Force and Disorder

Luther Standing Bear

I’ve been reading The Earth Shall Weep: A History of Native America by James Wilson. It is making an enormous impact on me. (I plan on putting some of what I’ve gleaned into a sermon entitled “Don’t Drink The Water” — slated for Friday night, August 31.)

Here I would like to share a Native American insight that strikes me as quite profound.

The Lakota word for custom and habit, wouncage, had its traditional meaning of simply following tribal usage without enforcement of any sort; so with the coming of the white man and his treaties* and written declarations of various sorts, the word woope was coined to meet the situation. Woope conveyed the meaning of armed soldiery, guns, cannon, policeman, ball and chain, jails and guards, and all the equipment of the night of life. The apparent thing to the Lakota was that the written word was in itself ineffective and without power, and woope, or what the white man called law, designated not order, but force and disorder. Force, no matter how concealed, begets resistance.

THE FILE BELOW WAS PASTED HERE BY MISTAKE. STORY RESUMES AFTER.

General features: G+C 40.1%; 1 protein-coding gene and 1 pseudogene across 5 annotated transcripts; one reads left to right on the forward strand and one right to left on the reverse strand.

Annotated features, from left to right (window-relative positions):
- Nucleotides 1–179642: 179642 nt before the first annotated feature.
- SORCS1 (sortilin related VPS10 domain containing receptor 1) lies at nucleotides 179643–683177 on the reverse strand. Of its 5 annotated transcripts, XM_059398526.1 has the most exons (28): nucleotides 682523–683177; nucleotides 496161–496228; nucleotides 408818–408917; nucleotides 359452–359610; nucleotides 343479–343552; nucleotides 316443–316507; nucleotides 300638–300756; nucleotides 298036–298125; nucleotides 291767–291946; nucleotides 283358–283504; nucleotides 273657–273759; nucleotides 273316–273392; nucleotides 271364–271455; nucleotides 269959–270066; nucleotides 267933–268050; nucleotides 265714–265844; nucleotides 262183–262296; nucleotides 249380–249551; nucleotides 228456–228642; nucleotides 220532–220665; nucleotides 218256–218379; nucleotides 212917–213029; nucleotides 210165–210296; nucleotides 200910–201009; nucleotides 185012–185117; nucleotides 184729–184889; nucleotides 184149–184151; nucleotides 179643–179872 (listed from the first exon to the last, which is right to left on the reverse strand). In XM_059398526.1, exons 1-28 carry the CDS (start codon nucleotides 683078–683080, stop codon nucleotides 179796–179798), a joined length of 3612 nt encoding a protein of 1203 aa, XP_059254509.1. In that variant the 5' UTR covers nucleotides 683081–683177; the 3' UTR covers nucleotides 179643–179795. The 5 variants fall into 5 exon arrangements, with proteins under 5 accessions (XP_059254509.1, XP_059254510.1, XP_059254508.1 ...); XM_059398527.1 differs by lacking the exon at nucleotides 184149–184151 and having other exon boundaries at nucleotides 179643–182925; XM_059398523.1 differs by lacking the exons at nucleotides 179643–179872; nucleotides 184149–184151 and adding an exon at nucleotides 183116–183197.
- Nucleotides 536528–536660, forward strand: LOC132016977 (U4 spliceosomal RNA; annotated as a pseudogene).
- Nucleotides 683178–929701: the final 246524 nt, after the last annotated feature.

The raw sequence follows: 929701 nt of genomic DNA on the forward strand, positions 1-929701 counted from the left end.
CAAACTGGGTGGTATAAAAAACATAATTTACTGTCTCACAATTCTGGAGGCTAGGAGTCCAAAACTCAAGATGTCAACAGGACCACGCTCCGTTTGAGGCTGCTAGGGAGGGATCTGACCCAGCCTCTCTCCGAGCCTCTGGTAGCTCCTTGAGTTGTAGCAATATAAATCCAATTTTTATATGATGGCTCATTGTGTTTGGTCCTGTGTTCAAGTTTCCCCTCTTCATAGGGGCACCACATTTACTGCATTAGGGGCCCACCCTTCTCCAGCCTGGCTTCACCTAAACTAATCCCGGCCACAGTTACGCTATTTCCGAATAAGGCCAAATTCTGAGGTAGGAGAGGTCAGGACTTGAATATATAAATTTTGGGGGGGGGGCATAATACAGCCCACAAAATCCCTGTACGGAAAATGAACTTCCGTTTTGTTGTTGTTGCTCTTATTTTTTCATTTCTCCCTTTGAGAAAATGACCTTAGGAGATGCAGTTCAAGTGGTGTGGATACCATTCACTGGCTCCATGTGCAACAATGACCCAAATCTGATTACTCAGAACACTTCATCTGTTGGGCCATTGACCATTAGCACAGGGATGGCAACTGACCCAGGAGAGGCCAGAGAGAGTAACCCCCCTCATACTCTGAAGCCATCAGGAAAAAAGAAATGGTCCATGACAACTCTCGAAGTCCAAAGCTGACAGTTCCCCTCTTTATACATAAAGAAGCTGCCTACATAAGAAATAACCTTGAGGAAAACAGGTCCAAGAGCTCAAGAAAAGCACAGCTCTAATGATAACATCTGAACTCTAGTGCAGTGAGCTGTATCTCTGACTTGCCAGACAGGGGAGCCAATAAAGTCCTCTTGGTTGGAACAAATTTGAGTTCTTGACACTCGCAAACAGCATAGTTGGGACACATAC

—Luther Standing Bear (1868-1939)

(* Between 1776 and 1866 the United States made 370 treaties with Native American tribes…and broke every single one of them! This is a matter of historical record.)

Here’s my question:

Is the kingdom of God more like the Lakota wouncage or the Euro-American woope?